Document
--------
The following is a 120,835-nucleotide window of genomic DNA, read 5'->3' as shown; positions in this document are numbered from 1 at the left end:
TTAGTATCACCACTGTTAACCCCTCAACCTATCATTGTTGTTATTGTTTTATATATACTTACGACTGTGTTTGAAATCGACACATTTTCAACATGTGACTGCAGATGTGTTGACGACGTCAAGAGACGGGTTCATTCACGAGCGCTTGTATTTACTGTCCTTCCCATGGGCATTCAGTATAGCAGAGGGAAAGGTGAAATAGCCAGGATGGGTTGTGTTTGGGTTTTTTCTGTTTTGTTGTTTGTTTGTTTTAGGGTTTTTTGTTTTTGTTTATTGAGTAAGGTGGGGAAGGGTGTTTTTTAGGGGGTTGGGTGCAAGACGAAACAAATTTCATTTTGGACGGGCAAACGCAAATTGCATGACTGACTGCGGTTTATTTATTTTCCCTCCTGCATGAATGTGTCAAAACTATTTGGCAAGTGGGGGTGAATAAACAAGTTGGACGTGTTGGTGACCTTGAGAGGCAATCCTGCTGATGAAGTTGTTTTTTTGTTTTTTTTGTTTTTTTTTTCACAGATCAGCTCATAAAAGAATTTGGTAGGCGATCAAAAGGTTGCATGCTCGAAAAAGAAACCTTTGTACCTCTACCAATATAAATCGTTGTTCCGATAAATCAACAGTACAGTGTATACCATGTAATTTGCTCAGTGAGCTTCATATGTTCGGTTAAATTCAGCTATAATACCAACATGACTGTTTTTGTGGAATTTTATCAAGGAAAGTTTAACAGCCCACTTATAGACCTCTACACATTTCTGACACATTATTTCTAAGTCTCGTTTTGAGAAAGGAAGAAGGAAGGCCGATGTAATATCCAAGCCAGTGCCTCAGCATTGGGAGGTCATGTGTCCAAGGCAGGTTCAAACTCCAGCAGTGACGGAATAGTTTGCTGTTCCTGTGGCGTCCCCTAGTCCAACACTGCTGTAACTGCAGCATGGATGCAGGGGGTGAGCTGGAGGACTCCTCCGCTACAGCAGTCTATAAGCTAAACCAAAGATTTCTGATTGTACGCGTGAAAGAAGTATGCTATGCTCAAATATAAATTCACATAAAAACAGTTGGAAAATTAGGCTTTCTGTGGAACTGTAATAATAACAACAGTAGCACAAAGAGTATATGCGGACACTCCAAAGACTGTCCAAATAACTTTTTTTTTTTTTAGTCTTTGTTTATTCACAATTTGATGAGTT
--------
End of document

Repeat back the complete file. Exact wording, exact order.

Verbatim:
The following is a 120,835-nucleotide window of genomic DNA, read 5'->3' as shown; positions in this document are numbered from 1 at the left end:
TTAGTATCACCACTGTTAACCCCTCAACCTATCATTGTTGTTATTGTTTTATATATACTTACGACTGTGTTTGAAATCGACACATTTTCAACATGTGACTGCAGATGTGTTGACGACGTCAAGAGACGGGTTCATTCACGAGCGCTTGTATTTACTGTCCTTCCCATGGGCATTCAGTATAGCAGAGGGAAAGGTGAAATAGCCAGGATGGGTTGTGTTTGGGTTTTTTCTGTTTTGTTGTTTGTTTGTTTTAGGGTTTTTTGTTTTTGTTTATTGAGTAAGGTGGGGAAGGGTGTTTTTTAGGGGGTTGGGTGCAAGACGAAACAAATTTCATTTTGGACGGGCAAACGCAAATTGCATGACTGACTGCGGTTTATTTATTTTCCCTCCTGCATGAATGTGTCAAAACTATTTGGCAAGTGGGGGTGAATAAACAAGTTGGACGTGTTGGTGACCTTGAGAGGCAATCCTGCTGATGAAGTTGTTTTTTTGTTTTTTTTGTTTTTTTTTTCACAGATCAGCTCATAAAAGAATTTGGTAGGCGATCAAAAGGTTGCATGCTCGAAAAAGAAACCTTTGTACCTCTACCAATATAAATCGTTGTTCCGATAAATCAACAGTACAGTGTATACCATGTAATTTGCTCAGTGAGCTTCATATGTTCGGTTAAATTCAGCTATAATACCAACATGACTGTTTTTGTGGAATTTTATCAAGGAAAGTTTAACAGCCCACTTATAGACCTCTACACATTTCTGACACATTATTTCTAAGTCTCGTTTTGAGAAAGGAAGAAGGAAGGCCGATGTAATATCCAAGCCAGTGCCTCAGCATTGGGAGGTCATGTGTCCAAGGCAGGTTCAAACTCCAGCAGTGACGGAATAGTTTGCTGTTCCTGTGGCGTCCCCTAGTCCAACACTGCTGTAACTGCAGCATGGATGCAGGGGGTGAGCTGGAGGACTCCTCCGCTACAGCAGTCTATAAGCTAAACCAAAGATTTCTGATTGTACGCGTGAAAGAAGTATGCTATGCTCAAATATAAATTCACATAAAAACAGTTGGAAAATTAGGCTTTCTGTGGAACTGTAATAATAACAACAGTAGCACAAAGAGTATATGCGGACACTCCAAAGACTGTCCAAATAACTTTTTTTTTTTTTAGTCTTTGTTTATTCACAATTTGATGAGTT